With Wednesday’s rollout of the latest iPhones, it’s not surprising that Apple aficionados are buzzing about the devices’ new features (e.g., improved cameras) and lack thereof (no headphone jack).
But for those hoping to connect with potential patients, the more pertinent development is not nearly so obvious: The devices will feature a new and improved version of Siri, underscoring both the rapid growth of voice search and the potential impact on those patients’ search results.
Simply put, voice searches are different than text searches, and practices that adapt accordingly stand a much better chance of remaining visible.
Consider, for example, a woman searching for tummy tucks. Typing in her request, she’s likely to type just that — “tummy tucks” — because typing on a small mobile screen is a pain and shorter is always better. Without more details, a search engine will likely return everything from a Wikipedia entry to a review site to, if you’re lucky, your practice website.
But if that searcher speaks into her phone, she’s much more likely to talk normally and ask an actual question, e.g., “Who does tummy tucks near me?” Such inquiries are not just longer; they also signal a more specific interest and, therefore, are almost certain to return a different set of results.
And there are more people conducting more voice searches all the time. Earlier this year, Search Engine Land reported that:
Fueling the trend, many of those queries are coming from newcomers to voice search. (As of last December, 60% of users said they’d started using the technology within the previous year.) Given the advances in the technology and the proliferation of voice-enabled devices, the takeaway is inescapable:
Practices that hope to show up in the results of voice-based searches need to ensure that their content employs “voice friendly” SEO. Here’s how:
Be more conversational
As with text-based searches, the key to ranking well is to provide information that best matches what searchers are looking for. And since they’re actually talking, the more your content “speaks their language,” the better. Adopting a more conversational, less clinical tone, for example, helps humanize your content while highlighting location information correlates well with many mobile searchers’ intent to take quick action.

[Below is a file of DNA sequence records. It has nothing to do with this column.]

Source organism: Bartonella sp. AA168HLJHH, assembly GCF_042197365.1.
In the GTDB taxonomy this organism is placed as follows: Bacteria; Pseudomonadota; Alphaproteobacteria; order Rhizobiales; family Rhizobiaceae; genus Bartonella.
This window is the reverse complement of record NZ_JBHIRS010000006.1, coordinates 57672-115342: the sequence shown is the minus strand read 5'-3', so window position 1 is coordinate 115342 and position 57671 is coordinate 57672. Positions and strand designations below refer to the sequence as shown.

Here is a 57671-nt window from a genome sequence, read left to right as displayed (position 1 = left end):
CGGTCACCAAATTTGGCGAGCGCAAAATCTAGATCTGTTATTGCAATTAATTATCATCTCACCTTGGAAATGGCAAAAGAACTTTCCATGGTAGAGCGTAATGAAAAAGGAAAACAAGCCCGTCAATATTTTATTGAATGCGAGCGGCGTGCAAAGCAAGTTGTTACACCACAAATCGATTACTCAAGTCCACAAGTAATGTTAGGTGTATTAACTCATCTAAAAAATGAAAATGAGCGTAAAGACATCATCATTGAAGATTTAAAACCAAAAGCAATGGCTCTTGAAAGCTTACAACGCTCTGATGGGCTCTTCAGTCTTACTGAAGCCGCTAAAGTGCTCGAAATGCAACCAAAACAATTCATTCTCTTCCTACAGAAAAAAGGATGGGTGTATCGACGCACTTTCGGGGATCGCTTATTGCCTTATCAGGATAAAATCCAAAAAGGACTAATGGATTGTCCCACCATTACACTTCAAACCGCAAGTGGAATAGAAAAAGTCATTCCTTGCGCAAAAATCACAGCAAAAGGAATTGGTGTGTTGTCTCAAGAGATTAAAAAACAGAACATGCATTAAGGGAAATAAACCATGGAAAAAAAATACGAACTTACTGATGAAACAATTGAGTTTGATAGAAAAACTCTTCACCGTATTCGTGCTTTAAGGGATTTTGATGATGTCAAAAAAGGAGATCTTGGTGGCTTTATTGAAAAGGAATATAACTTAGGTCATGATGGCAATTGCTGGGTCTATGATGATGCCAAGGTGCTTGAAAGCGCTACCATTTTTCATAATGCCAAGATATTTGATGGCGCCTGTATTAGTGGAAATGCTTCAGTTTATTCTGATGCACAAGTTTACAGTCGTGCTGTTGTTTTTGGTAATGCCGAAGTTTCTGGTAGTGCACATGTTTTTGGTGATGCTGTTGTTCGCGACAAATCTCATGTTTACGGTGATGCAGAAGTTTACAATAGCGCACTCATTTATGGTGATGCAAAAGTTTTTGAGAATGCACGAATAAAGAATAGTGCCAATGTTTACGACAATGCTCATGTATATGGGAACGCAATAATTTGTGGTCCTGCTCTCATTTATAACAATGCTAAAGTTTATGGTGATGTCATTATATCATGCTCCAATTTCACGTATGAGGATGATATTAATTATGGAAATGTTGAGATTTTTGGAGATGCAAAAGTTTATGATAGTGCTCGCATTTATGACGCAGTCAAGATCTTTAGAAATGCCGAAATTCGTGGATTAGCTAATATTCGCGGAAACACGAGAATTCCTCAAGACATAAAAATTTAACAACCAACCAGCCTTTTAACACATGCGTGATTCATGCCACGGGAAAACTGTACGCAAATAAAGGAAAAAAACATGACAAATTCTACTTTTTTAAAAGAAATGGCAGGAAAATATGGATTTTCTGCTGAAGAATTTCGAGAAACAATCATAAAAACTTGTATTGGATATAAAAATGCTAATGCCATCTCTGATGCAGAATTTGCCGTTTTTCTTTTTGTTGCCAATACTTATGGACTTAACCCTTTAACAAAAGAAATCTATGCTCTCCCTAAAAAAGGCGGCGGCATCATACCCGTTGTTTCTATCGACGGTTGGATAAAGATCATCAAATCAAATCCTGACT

Ask more questions
It’s hardly surprising that the majority of voice-based searches are asked as actual questions. “How long does Botox last? Is Juvederm painful? What’s the recovery time for a tummy tuck?” Considering that the search engines are looking for matching content, posting popular questions on your practice website — via FAQ pages, for example — just makes sense.
Look to the long tail
Once upon a time, it was enough to incorporate popular keywords (specific procedures, your city, etc.) into your content to get the search engines’ attention. Today’s web users, however, conduct incredibly nuanced searches that incorporate specific details, multiple factors, and supporting phrases. Web marketers call the latter long-tail searches. (Think “Affordable wrinkle treatments in Dallas” vs. “Radiesse” or “Juvederm.”) Individually, each one represents a tiny portion of total searches, but in aggregate, they can add up to a potentially large market.
Ultimately, it boils down to providing content that appeals to both search engines and the potential patients who use them. At the same time, the ongoing advances in speech recognition and digital-assistant technology are going to favor those businesses that adapt accordingly.
In other words, when it comes to the future of SEO, listening to what searchers say may prove more important than tracking what they type.